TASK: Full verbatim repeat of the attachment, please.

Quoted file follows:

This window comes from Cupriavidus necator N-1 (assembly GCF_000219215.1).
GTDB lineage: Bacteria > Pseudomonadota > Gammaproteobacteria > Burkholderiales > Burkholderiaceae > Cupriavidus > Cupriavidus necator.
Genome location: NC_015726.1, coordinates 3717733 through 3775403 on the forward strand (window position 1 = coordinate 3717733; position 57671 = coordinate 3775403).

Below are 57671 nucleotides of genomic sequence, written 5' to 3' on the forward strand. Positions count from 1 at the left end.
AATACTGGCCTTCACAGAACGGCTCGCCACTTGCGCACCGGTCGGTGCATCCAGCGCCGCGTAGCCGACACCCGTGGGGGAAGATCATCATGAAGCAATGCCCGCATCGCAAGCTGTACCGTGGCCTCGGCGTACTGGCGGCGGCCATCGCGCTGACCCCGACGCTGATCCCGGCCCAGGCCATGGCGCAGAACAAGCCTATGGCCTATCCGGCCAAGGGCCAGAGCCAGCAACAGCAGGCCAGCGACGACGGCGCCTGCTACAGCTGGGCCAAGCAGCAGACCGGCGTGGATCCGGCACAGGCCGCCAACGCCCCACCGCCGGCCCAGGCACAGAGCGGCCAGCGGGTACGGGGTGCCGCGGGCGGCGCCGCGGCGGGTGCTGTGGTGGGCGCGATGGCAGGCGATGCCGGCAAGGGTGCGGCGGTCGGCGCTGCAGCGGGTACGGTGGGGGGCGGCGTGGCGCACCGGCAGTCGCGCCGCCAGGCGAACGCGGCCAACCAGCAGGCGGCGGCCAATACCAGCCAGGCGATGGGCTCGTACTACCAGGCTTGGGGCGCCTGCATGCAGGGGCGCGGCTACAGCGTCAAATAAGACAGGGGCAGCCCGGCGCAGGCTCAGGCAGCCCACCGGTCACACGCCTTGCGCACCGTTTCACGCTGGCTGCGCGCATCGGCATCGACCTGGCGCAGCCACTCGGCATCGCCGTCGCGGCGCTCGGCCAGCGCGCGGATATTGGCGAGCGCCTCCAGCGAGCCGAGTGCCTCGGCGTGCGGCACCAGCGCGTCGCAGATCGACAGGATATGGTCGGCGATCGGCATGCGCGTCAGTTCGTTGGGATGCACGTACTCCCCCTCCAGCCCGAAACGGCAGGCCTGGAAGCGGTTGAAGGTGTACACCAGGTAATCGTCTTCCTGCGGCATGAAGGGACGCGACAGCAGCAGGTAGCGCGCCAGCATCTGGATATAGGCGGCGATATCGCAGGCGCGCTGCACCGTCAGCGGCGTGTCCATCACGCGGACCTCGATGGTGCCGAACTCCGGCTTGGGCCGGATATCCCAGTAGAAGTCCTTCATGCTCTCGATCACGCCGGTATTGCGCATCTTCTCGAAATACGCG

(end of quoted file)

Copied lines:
This window comes from Cupriavidus necator N-1 (assembly GCF_000219215.1).
GTDB lineage: Bacteria > Pseudomonadota > Gammaproteobacteria > Burkholderiales > Burkholderiaceae > Cupriavidus > Cupriavidus necator.
Genome location: NC_015726.1, coordinates 3717733 through 3775403 on the forward strand (window position 1 = coordinate 3717733; position 57671 = coordinate 3775403).

Below are 57671 nucleotides of genomic sequence, written 5' to 3' on the forward strand. Positions count from 1 at the left end.
AATACTGGCCTTCACAGAACGGCTCGCCACTTGCGCACCGGTCGGTGCATCCAGCGCCGCGTAGCCGACACCCGTGGGGGAAGATCATCATGAAGCAATGCCCGCATCGCAAGCTGTACCGTGGCCTCGGCGTACTGGCGGCGGCCATCGCGCTGACCCCGACGCTGATCCCGGCCCAGGCCATGGCGCAGAACAAGCCTATGGCCTATCCGGCCAAGGGCCAGAGCCAGCAACAGCAGGCCAGCGACGACGGCGCCTGCTACAGCTGGGCCAAGCAGCAGACCGGCGTGGATCCGGCACAGGCCGCCAACGCCCCACCGCCGGCCCAGGCACAGAGCGGCCAGCGGGTACGGGGTGCCGCGGGCGGCGCCGCGGCGGGTGCTGTGGTGGGCGCGATGGCAGGCGATGCCGGCAAGGGTGCGGCGGTCGGCGCTGCAGCGGGTACGGTGGGGGGCGGCGTGGCGCACCGGCAGTCGCGCCGCCAGGCGAACGCGGCCAACCAGCAGGCGGCGGCCAATACCAGCCAGGCGATGGGCTCGTACTACCAGGCTTGGGGCGCCTGCATGCAGGGGCGCGGCTACAGCGTCAAATAAGACAGGGGCAGCCCGGCGCAGGCTCAGGCAGCCCACCGGTCACACGCCTTGCGCACCGTTTCACGCTGGCTGCGCGCATCGGCATCGACCTGGCGCAGCCACTCGGCATCGCCGTCGCGGCGCTCGGCCAGCGCGCGGATATTGGCGAGCGCCTCCAGCGAGCCGAGTGCCTCGGCGTGCGGCACCAGCGCGTCGCAGATCGACAGGATATGGTCGGCGATCGGCATGCGCGTCAGTTCGTTGGGATGCACGTACTCCCCCTCCAGCCCGAAACGGCAGGCCTGGAAGCGGTTGAAGGTGTACACCAGGTAATCGTCTTCCTGCGGCATGAAGGGACGCGACAGCAGCAGGTAGCGCGCCAGCATCTGGATATAGGCGGCGATATCGCAGGCGCGCTGCACCGTCAGCGGCGTGTCCATCACGCGGACCTCGATGGTGCCGAACTCCGGCTTGGGCCGGATATCCCAGTAGAAGTCCTTCATGCTCTCGATCACGCCGGTATTGCGCATCTTCTCGAAATACGCG